Communications Clarity

gear-organizational-effectivenessHealthy organizations communicate well orally and in writing. This means that communications are clear. They are devoid of dissembling, hedging, and mushy language. They are straightforward and to the point. They are pithy and targeted. They are not buttressed by hedged words that dodge responsibility. They are logical. Everyone gets it. Everyone doesn’t necessarily agree, but they understand. Clear communications serve as the essential basis for efficient and effective decision-making. They speak for something, and are backed up with reasons. They tell a story. They often persuade. Clear communication is an organizational skill. It needs to be learned, reinforced, and practiced. Effective organizations are clear first; persuasive second. Persuasiveness is a derivative of clarity. Be clear, or you ain’t got a chance. Visit Storyville for Grease’s proprietary 19-step tutorial on communications clarity through storytelling

When speaking or writing to each other, suppliers, and customers, always tell a story. Why tell a story? Stories engage. We all learn from stories. Stories get our attention. We are a culture attuned to stories as a way to think about situations, problems, courses of action. Stories have a logical sequence, which mirrors how we think. Books, newspapers, movies, magazines, periodicals, business reports, sales proposals are most effective when they tell a story. Remember, “effective” means “everyone gets it.” All stories have an essential element that commands our attention, and without which our attention wanes. We cease to be interested. We stop listening. This element is conflict, tension. The resolution of this conflict is what keeps our interest. We stay engaged because we want to find out what happens or where this is heading. We try to persuade our colleagues, bosses, customers, or family without a story at our peril.

All stories have a basic three-part structure: Platform-Problem-Proposal (3P’s), Situation-Obstacle-Solution (SOS), Situation-Complication-Recommendation, Current Situation-Problem-Resolution (CPR). All stories start with something non-controversial on which both you and the listener agree. Think: “once upon a time…..” or “as you know.” Find this common denominator in the conversation. Never start with what you want the listener to do.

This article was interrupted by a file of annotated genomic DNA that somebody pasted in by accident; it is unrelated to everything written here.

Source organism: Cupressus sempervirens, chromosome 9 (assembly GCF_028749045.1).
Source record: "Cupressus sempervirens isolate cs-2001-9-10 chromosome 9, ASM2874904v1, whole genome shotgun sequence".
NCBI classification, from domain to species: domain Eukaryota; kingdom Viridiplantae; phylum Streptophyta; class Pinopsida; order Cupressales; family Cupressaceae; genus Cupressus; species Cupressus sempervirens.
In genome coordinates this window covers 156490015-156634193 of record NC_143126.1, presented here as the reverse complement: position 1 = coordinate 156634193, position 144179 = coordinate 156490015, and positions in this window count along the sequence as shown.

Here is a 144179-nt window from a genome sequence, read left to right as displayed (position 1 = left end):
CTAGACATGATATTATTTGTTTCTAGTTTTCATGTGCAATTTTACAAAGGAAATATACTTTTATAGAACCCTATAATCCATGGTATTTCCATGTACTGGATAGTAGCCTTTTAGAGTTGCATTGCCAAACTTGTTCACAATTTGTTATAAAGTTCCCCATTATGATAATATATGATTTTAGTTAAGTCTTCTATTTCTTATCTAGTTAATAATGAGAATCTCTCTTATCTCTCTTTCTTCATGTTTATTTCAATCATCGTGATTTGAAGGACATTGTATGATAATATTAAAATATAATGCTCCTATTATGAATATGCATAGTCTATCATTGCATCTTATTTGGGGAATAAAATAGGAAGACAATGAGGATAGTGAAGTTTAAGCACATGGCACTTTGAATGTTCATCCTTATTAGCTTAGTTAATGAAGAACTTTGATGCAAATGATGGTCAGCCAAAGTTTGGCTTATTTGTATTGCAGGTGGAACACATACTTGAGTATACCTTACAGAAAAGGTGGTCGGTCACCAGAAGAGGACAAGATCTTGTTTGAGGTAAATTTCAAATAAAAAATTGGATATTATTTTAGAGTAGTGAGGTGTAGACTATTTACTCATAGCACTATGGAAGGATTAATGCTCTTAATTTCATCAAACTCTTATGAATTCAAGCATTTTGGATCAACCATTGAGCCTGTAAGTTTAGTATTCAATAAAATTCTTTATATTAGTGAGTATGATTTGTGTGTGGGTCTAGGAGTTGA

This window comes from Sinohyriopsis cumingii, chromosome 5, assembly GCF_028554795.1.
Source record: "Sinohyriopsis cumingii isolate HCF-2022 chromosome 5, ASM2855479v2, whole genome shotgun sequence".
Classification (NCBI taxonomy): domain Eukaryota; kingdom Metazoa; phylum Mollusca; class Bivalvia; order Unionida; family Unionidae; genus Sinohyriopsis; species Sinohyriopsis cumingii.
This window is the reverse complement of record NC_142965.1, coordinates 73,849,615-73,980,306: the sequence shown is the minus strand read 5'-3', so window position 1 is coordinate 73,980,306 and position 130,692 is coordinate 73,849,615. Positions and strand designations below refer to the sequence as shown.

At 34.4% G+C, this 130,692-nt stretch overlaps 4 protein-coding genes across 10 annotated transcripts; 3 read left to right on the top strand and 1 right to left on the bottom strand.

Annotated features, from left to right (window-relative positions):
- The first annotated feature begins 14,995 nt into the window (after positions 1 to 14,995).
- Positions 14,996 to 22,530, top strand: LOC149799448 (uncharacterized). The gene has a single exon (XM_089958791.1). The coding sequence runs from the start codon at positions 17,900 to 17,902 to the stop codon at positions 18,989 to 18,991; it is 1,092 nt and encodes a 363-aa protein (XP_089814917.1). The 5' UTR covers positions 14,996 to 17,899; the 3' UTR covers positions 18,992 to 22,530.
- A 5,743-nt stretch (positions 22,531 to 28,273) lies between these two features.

If they are worth their salt, all compelling stories have a problem, a point of friction or tension, a villain, which is the reason why listeners listen, keep reading, keep watching. All interesting stories are like this. They have a problem, some difficulty, a threat, a “bad guy” such that the listener is willing to hang in there to learn the ending. No villain, no story. Think Iago in Othello, Jack Wilson in Shane, the Germans in Casablanca, Blue Duck in Lonesome Dove, and Bates in jail for murder in Downton Abbey.

Eliminate the villain and you have Snow White and the Seven Dwarfs without the bad queen. Without the problem, people disengage, stop reading, or walk out of the movie. It’s like a power point presentation at 3PM rendered lifeless with long lists of nouns. Customers yawn, and say: “that’s interesting.” Before you start or respond: stop, think, organize and propose (S.T.O.P!).

All stories have an ending, a denouement, a solution. Why else do we as listeners sit there? Because we want to find out what happens or what you want. Whatever it is you want, you must give reasons, no more than seven, and all must be different, and you must list them all. From the listener’s perspective, reasons are followed by answering the question: “So, what’s in it for me.” If it’s a tough request, ask the listener to “consider” it rather than do it. Listeners will “consider” almost anything. Any call to action, once asked, should be followed by silence so that the listener may respond, no matter how long it takes.

So, what about diction? What does dissembling, wimpy language look like? It looks like safe phrases that don’t answer the question such as: “it’s my understanding,” “sources tell me,” “mistakes were made,” “it seems,” “it may or may not.” Beware of answers that don’t answer. They masquerade as answers, but they aren’t. They are process pretending to be content.

Remember: Storytelling is a skill. It is essential in business because it ensures that customers listen. If you want to engage customers, colleagues, or spouses, tell them a story. All nations and cultures are “wired” to listen to stories. As the Nigerian author, Chinua Achebe , said in his seminal novel, Things Fall Apart, “all stories are true,” which is taken to mean that all stories engage. From Seven Days in May, “I’m going to tell you the damnedest story you ever heard…..”

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